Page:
Sunday, July 20, 2014

BOOK ON THE HOT SPOT: How to Love by Katie Cotugno

I read How to Love by Katie Cotugno when it first came out. Not only did her writing suck me in, but the characters were so real and raw I couldn't help but relate and feel what they felt. This book is all the good things: heartbreaking, tragic, uplifting, romantic. You get a little bit of everything, but I promise it will not be like a young adult romance you've before. This novel is for the older young adults and adults who want something a little different, with an authentic portrayal of real life. This is a coming of age novel just as much as it is a romance novel. I loved this book. 

Before: Reena Montero has loved Sawyer LeGrande for as long as she can remember: as natural as breathing, as endless as time. But he's never seemed to notice that Reena even exists until one day, impossibly, he does. Reena and Sawyer fall in messy, complicated love. But then Sawyer disappears from their humid Florida town without a word, leaving a devastated-and pregnant-Reena behind.

After: Almost three years have passed, and there's a new love in Reena's life: her daughter, Hannah. Reena's gotten used to being without Sawyer, and she's finally getting the hang of this strange, unexpected life. But just as swiftly and suddenly as he disappeared, Sawyer turns up again. Reena doesn't want anything to do with him, though she'd be lying if she said Sawyer's being back wasn't stirring something in her. After everything that's happened, can Reena really let herself love Sawyer LeGrande again?

Katie Cotugno went to Catholic school for thirteen years which makes her, as an adult, both extremely superstitious and prone to crushes on boys wearing blazers. She routinely finds herself talking about the romantic endeavors of characters on TV shows as if they actually exist in the world.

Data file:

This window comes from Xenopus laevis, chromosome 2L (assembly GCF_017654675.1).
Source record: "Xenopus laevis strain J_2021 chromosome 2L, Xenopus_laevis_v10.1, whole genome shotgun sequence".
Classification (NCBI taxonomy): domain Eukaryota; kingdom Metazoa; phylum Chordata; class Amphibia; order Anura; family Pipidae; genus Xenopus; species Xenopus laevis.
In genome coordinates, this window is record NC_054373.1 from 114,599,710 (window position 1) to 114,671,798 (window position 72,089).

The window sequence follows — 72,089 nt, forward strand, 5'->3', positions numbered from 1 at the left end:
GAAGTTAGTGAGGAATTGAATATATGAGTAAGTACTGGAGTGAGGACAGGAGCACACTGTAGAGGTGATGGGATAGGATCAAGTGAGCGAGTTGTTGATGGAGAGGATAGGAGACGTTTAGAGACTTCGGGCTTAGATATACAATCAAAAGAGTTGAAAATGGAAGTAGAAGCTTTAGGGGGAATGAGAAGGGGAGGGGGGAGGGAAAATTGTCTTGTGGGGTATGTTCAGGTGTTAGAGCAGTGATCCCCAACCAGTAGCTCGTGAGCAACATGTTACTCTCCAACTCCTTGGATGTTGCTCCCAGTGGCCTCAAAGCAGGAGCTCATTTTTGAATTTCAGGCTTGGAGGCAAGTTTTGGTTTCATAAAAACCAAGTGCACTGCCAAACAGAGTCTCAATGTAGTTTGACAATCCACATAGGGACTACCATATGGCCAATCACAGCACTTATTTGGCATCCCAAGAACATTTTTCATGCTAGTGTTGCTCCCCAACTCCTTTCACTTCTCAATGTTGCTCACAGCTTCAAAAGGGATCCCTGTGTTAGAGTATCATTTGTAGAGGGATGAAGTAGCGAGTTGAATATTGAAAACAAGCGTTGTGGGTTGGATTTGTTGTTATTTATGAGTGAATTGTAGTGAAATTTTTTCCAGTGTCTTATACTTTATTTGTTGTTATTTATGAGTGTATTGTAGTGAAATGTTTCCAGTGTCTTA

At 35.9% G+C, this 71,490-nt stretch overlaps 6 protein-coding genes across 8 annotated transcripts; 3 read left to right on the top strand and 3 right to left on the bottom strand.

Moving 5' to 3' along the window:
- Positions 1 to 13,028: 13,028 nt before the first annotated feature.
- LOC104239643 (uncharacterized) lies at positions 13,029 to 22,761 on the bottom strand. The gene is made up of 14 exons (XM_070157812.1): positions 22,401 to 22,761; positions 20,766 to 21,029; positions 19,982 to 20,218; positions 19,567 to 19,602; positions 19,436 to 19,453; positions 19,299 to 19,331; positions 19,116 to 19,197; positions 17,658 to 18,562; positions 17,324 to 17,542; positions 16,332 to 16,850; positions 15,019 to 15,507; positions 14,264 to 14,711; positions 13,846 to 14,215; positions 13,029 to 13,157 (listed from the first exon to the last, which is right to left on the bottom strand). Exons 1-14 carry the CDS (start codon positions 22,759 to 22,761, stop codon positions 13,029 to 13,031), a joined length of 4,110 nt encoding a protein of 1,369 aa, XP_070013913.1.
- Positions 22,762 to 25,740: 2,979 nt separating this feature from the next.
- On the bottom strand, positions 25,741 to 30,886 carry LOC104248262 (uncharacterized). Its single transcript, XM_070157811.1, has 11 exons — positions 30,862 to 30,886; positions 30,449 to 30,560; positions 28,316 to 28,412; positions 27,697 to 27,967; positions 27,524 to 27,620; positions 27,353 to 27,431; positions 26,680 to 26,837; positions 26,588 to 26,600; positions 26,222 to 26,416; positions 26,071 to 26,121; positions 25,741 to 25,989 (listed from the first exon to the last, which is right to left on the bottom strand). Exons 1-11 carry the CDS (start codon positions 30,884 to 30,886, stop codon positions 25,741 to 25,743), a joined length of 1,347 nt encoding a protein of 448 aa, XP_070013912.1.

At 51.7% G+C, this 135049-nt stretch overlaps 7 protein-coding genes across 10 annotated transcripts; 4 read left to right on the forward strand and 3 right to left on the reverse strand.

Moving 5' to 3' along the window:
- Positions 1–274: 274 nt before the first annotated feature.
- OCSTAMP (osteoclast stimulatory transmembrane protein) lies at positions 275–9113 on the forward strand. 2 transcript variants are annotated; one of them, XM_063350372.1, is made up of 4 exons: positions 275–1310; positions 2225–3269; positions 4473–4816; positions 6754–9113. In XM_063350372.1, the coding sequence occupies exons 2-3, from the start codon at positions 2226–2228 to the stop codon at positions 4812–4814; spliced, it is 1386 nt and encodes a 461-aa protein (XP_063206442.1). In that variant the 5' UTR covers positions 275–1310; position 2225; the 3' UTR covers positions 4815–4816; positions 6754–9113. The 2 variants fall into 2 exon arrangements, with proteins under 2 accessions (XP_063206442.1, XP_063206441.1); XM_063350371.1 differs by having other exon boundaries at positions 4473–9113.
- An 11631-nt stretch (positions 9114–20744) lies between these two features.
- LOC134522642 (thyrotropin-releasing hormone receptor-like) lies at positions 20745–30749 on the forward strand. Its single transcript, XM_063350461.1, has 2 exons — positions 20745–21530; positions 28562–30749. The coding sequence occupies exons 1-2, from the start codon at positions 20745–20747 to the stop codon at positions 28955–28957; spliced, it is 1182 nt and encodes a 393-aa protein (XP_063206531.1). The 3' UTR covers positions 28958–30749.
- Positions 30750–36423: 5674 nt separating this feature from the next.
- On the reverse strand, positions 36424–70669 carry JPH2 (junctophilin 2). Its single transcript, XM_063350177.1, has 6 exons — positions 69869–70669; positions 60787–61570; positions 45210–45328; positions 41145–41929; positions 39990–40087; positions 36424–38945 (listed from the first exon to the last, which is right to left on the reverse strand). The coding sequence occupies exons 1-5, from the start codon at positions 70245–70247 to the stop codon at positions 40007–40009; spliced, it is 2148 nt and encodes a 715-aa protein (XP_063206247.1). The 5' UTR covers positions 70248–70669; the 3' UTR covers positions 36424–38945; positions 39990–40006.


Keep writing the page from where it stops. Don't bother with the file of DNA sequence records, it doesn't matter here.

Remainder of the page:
Katie is a Pushcart Prize nominee whose work has appeared in The Broadkill Review, The Apalachee Review, and Argestes, as well as on Her first novel, HOW TO LOVE, is due out from Balzer + Bray on October 1st, 2013.

The great loves of Katie's life include child's pose, her little sister, and mozzarella and honey sandwiches. She lives in Boston (and in sin) with her boyfriend, Tom.


Describe How to Love in three words or one sentence. 

Big, messy romance.

How is How to Love different from other young adult romances/coming-of-age stories currently on the market? 

One of the best things I've heard from readers is that the characters in How to Love feel very real to them, and that includes the ugly parts. Reena and Sawyer are far from perfect--both of them are downright obnoxious at times--but I'd always rather write honest characters than ones who are reliably swoony. (Not that I don't also like a little swoon.)  

When I think of your writing style, I think "real" and "raw" and "beautiful". How would you describe it? 

Oh my goodness, thank you so much! My favorite writers are Barbara Kingsolver and Alice Hoffman--both of them can do things on the sentence level that just blow me away. I think I'm always trying to push myself to be more unflinching--not to shy away from the grittier, yuckier stuff while still being true to the fact that fundamentally the stories I want to write are love stories. 

What's the most important part of your stories to get right and why? (i.e. The characters, the love scenes, the climax, etc.) 

I think it has to start with the characters--it takes me a long time to get a real sense of who they are/what they want/what they're scared of, but if something is off in that department then the whole thing starts to smell a little funny. 

What other books/TV shows/movies would appeal to fans of How to Love? 

Oh oh, that's a good question! I can tell you which books/TV Shows/Movies are appealing to ME right now--I'm LOVING The Fosters, and I think it's pretty similar in tone to How to Love. My favorite movies of all time are Almost Famous and You've Got Mail--they both have a quality of palpable yearning about them that really resonates with me. As for books, I'm about to start Becky Albertalli's Simon vs. the Homo Sapiens Agenda, and I've heard such glowing things about it--I'm really excited. 

Thanks so much Katie Cotugno for taking the time to answer our questions!

Happy reading!
The (YA) Bookcase Team 

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